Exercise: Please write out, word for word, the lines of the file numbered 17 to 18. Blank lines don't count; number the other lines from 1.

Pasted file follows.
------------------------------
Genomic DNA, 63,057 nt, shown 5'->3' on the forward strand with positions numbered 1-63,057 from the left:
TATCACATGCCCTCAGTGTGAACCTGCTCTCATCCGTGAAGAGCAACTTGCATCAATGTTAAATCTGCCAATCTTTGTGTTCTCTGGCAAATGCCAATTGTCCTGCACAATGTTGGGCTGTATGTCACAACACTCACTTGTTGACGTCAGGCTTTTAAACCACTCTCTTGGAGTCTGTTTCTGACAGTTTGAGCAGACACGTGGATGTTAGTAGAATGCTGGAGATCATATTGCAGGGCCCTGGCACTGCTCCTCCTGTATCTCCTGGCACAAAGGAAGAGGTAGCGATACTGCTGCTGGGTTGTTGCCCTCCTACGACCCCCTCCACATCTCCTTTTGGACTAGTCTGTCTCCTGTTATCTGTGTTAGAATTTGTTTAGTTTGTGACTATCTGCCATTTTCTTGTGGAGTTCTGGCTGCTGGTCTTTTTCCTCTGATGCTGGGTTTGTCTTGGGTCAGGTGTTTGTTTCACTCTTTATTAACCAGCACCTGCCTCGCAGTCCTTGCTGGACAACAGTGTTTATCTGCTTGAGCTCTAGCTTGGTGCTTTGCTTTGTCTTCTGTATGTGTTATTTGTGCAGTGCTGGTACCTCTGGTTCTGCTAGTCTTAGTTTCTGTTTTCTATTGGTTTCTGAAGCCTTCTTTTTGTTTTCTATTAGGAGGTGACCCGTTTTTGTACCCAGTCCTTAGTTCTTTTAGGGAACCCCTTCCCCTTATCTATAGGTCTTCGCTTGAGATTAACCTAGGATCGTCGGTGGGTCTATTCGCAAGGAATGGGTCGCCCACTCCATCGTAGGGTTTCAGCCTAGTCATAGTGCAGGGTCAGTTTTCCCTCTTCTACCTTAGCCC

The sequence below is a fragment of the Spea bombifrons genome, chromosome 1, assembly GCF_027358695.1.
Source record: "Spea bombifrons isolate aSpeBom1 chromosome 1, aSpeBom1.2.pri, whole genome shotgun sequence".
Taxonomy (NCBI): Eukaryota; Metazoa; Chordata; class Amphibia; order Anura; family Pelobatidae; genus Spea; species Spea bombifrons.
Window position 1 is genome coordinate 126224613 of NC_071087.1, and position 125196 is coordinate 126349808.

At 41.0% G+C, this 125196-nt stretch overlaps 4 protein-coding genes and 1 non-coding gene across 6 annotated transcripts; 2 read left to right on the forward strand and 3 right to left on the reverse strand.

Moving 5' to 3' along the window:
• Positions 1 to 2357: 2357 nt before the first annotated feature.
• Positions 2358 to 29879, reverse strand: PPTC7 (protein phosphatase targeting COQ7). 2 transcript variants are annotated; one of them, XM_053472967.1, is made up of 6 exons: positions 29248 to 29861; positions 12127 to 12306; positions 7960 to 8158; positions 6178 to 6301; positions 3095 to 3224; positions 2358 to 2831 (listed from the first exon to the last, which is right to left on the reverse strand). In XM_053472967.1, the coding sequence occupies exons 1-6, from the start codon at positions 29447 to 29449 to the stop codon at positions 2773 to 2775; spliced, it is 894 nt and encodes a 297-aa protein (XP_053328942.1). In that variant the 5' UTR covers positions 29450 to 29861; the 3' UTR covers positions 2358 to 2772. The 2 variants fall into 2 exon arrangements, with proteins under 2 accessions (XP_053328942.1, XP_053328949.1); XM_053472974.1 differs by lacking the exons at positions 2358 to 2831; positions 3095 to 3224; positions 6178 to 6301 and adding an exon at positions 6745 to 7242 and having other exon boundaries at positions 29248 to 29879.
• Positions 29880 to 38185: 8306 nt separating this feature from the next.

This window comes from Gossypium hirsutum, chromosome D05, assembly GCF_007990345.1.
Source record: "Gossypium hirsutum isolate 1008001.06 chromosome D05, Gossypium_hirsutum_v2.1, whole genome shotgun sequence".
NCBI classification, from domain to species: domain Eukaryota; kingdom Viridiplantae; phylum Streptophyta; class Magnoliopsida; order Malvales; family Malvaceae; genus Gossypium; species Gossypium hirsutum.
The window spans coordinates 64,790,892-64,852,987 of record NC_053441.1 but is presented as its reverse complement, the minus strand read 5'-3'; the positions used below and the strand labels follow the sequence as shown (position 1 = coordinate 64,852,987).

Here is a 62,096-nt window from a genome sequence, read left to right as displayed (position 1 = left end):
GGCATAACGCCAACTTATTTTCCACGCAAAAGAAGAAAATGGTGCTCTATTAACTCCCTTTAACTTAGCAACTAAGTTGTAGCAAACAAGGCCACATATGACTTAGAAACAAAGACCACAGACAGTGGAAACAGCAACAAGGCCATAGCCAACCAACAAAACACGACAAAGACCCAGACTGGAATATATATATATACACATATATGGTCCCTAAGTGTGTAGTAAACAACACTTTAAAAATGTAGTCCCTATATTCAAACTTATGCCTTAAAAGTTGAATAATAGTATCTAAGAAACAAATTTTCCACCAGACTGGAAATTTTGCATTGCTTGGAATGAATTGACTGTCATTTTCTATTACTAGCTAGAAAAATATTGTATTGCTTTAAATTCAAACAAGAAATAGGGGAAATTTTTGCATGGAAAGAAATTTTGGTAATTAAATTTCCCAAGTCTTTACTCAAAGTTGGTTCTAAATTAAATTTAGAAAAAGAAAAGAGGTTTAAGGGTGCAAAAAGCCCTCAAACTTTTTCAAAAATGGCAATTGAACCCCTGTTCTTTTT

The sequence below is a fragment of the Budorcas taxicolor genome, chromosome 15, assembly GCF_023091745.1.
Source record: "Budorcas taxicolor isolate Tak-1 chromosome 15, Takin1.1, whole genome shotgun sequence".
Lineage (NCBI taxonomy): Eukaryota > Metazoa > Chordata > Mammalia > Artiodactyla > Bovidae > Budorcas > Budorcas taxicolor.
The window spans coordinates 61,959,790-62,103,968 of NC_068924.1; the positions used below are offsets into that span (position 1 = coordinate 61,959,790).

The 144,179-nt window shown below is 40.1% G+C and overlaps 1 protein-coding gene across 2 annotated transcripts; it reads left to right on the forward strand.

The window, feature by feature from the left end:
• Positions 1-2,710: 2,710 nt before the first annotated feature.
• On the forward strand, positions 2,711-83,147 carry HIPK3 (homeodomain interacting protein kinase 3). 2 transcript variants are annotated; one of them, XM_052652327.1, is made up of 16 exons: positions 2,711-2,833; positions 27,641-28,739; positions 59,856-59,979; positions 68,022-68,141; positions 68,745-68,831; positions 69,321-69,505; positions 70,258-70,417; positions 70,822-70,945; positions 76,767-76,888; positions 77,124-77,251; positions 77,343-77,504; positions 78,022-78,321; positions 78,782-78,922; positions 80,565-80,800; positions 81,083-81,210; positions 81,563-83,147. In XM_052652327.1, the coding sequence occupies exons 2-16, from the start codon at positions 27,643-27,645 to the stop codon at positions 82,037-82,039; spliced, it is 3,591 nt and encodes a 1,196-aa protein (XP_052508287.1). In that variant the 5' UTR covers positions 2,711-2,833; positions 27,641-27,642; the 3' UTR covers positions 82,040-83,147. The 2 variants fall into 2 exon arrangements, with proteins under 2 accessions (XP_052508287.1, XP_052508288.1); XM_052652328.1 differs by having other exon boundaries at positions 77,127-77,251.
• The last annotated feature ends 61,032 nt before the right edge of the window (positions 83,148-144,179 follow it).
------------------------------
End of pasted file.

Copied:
GGCATAACGCCAACTTATTTTCCACGCAAAAGAAGAAAATGGTGCTCTATTAACTCCCTTTAACTTAGCAACTAAGTTGTAGCAAACAAGGCCACATATGACTTAGAAACAAAGACCACAGACAGTGGAAACAGCAACAAGGCCATAGCCAACCAACAAAACACGACAAAGACCCAGACTGGAATATATATATATACACATATATGGTCCCTAAGTGTGTAGTAAACAACACTTTAAAAATGTAGTCCCTATATTCAAACTTATGCCTTAAAAGTTGAATAATAGTATCTAAGAAACAAATTTTCCACCAGACTGGAAATTTTGCATTGCTTGGAATGAATTGACTGTCATTTTCTATTACTAGCTAGAAAAATATTGTATTGCTTTAAATTCAAACAAGAAATAGGGGAAATTTTTGCATGGAAAGAAATTTTGGTAATTAAATTTCCCAAGTCTTTACTCAAAGTTGGTTCTAAATTAAATTTAGAAAAAGAAAAGAGGTTTAAGGGTGCAAAAAGCCCTCAAACTTTTTCAAAAATGGCAATTGAACCCCTGTTCTTTTT

The sequence below is a fragment of the Budorcas taxicolor genome, chromosome 15, assembly GCF_023091745.1.